The short film below offers insights into the various debates on the day and some of the original ideas and thoughts emerging from the discussion…
The debate ranges across some interesting data, movements in the economy and is awash with definitions. Data seems to show that since the year 2000, the self -employed as a recognisable economic cohort, have increased by 30%. With the self-employed now representing some 15% of the total active work force in the UK.
Between 2008 and 2013, we are told, the self-employed made up a staggering 90% of all jobs created. Even more seismic, in terms of paradigm shift, is the suggestion that by 2017/2018, the self employed numerically, may exceed the total number of individuals currently working in the Public Sector.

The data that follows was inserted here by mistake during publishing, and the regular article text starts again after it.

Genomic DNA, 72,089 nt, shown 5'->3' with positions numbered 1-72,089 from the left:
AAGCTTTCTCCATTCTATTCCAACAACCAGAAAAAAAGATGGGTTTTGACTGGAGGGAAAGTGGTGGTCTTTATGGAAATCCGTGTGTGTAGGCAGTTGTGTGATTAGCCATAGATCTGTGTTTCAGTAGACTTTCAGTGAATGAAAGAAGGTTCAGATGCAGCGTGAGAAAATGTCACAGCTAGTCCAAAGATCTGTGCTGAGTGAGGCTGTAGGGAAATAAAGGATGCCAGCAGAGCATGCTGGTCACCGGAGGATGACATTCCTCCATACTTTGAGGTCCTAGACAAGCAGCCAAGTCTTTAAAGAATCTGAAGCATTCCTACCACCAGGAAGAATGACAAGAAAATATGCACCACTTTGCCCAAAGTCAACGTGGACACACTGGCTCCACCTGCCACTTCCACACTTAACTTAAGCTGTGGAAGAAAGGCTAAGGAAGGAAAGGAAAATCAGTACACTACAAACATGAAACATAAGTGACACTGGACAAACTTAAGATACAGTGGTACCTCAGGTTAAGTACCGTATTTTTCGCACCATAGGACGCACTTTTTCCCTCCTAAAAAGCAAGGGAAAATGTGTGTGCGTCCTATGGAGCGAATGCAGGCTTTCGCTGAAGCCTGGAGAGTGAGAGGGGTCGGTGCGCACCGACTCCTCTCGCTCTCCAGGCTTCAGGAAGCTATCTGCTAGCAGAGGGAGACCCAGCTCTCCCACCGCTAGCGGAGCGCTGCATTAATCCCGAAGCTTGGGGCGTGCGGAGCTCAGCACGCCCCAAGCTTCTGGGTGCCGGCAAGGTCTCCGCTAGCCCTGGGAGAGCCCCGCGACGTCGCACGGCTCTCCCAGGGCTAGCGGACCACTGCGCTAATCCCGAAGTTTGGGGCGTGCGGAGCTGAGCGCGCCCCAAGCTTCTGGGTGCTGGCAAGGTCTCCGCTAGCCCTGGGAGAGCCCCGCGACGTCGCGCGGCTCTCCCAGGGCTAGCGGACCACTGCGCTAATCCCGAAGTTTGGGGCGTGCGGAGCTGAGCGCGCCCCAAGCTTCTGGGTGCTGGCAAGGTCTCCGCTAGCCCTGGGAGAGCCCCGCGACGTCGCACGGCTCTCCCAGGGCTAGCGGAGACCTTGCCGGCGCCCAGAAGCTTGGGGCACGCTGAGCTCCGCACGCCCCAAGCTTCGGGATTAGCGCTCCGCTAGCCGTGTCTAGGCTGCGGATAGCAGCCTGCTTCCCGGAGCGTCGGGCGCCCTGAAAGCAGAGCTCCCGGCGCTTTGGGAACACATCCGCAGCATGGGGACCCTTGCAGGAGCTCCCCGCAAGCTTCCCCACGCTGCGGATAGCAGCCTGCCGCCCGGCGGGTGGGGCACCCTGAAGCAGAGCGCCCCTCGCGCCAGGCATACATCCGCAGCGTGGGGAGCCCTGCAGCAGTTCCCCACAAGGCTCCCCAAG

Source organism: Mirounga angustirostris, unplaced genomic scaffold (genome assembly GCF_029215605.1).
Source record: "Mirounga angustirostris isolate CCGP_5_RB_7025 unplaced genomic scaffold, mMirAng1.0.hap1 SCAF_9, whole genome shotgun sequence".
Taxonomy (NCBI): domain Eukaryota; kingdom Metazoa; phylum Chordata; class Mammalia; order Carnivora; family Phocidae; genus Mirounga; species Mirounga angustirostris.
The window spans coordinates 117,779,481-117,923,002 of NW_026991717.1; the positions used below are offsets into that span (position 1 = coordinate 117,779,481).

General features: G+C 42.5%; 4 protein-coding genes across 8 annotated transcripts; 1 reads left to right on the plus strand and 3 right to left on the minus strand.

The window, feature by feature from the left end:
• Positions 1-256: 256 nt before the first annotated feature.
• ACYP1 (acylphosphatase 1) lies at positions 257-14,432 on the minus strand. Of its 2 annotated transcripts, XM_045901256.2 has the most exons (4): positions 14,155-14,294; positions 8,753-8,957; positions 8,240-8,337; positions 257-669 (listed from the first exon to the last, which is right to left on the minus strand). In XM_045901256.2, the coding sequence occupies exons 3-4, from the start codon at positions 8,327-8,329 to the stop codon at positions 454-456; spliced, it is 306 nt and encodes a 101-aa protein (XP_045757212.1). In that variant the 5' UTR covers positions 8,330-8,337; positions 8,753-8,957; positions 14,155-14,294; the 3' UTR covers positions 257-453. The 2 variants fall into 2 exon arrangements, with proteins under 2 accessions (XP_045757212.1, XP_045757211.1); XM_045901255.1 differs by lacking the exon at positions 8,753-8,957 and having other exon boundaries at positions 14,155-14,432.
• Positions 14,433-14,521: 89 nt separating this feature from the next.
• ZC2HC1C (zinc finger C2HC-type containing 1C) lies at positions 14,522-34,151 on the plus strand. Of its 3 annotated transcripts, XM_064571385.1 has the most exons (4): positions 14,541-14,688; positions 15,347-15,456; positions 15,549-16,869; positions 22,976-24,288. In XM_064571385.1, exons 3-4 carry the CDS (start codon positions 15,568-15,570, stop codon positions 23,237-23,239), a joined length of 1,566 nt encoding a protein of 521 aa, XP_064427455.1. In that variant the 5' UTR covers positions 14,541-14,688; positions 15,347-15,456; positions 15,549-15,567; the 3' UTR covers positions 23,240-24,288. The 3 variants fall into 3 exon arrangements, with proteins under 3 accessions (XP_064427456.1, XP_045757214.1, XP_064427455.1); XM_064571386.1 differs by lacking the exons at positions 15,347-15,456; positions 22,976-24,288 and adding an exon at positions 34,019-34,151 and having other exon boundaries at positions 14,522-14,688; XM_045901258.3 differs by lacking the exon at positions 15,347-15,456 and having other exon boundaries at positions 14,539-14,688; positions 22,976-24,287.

For those of us who work across the Public Sector/Charitable Sector divide, this is perhaps not so surprising. As Local Authorities continue to divest themselves of employed core professional expertise in a number of community support, education and housing sectors, the expertise is re-hired as consultants or contractors.
What does set this change in context, however, is not the numeric rise in self-employment, whatever the sector, professional or otherwise. It is the dramatic increase in diminution of turnover.
Steven Toft, who is the author of Flip Chart Fairy Tales, speaking at the one day RSA event, opines that between 2008 and 2013 aggregate income by the self-employed has fallen by a staggering 8 billion pounds.
However you define being self-employed, and there are multiple definitions, in the RSA research, by HMRC and in the national Labour Market Survey – it is clear that there is a re-structuring of the nature of employment wholly under way.